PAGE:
For a delicious and different flavor stir 1 teaspoon of apple or strawberry jelly into a piping hot cup of herbal tea. Stir until the jelly is melted.
Tarragon was the favorite herb of Thomas Jefferson. Each summer he gave away dozens of cuttings to gardening friends.
Here’s a tasty topping for the next casserole: mix seasoned bread crumbs, Parmesan cheese and fresh, chopped parsley together. Sprinkle evenly over the top before baking. Goes well with tuna noodle casserole or scalloped potatoes.
Dill seeds need a sweet soil in which to germinate. Work a little dolomite lime into the soil before planting.
One teaspoon of dried herbs equals one tablespoon of fresh.
Plant fennel around the kennel to repel fleas and flies.
In Medieval times, fresh thyme was used in the treatment of gout and stomach problems.
Ginger and the “3 Gs”: ginger ale, ginger tea and gingersnaps.
Scatter whole cloves in kitchen cabinets and drawers to repel weevils and ants.
Drawer full of chopsticks? Don’t toss them, they make great stakes for potted herb plants.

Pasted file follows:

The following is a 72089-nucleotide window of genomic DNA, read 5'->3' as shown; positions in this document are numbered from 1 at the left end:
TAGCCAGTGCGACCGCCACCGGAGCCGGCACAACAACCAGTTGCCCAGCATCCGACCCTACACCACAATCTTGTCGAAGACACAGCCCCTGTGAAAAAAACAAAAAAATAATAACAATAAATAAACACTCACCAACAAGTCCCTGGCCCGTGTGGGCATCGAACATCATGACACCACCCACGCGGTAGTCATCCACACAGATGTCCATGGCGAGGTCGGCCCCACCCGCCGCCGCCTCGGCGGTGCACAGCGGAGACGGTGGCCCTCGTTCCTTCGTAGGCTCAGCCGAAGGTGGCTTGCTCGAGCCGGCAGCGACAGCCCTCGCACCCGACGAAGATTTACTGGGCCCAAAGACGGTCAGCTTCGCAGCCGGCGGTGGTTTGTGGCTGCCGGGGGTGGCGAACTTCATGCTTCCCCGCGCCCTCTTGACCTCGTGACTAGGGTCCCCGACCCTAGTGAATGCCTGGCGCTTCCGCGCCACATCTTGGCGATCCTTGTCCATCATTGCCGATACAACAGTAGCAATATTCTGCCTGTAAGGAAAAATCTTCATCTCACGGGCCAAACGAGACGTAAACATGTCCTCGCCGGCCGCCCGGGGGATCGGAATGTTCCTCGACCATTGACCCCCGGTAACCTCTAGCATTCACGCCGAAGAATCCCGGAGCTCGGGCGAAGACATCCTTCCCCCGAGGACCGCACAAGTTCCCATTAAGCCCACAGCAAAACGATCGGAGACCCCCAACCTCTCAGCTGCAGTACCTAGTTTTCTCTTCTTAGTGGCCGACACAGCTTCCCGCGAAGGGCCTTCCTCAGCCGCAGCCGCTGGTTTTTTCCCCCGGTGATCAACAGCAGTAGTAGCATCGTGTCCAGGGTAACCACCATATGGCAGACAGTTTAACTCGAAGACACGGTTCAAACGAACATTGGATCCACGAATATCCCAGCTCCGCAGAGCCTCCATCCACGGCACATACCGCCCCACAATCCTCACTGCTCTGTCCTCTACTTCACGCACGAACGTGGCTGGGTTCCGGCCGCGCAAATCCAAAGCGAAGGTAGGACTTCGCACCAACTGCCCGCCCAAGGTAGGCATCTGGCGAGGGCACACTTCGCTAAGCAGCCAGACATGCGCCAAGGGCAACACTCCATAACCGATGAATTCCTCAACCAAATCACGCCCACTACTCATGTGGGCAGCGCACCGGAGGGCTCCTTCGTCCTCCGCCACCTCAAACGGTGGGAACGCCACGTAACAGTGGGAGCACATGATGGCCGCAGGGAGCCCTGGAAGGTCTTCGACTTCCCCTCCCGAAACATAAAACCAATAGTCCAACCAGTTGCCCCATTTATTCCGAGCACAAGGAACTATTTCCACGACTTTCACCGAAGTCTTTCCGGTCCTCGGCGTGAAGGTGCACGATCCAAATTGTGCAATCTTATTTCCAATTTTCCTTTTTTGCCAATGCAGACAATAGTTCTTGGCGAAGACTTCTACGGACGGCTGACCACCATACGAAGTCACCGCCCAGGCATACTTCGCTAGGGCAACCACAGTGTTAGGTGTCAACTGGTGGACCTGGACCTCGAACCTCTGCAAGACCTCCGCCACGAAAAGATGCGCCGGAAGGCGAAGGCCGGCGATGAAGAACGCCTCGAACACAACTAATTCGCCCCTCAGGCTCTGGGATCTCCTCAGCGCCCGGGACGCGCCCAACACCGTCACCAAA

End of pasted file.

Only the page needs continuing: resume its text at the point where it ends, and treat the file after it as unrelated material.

Always tear fresh basil leaves by hand. Cutting them darkens the edges and toughens the tender leaves.
Fill your home with the fragrance of summer! Simmer mint, lemon balm and lavender in a crock pot. Fill the crock pot half way with water and add the herbs. Simmer on low and refresh the water supply every 8 to 10 hours. Summertime and the living is easy…
When potting up small herb plants, keep in mind how much water they’ll need during the hot days ahead. Here’s a trick I use to keep the soil moist: cut an old sponge into small pieces. Cover the drainage holes with 2 or 3 pieces. Then add the potting mix and plant the herb. The sponge on the bottom will allow each watering to slowly drain through the holes. The soil will stay moist for much longer.
Blessed Be, sweet ones.
~ Meadow Walker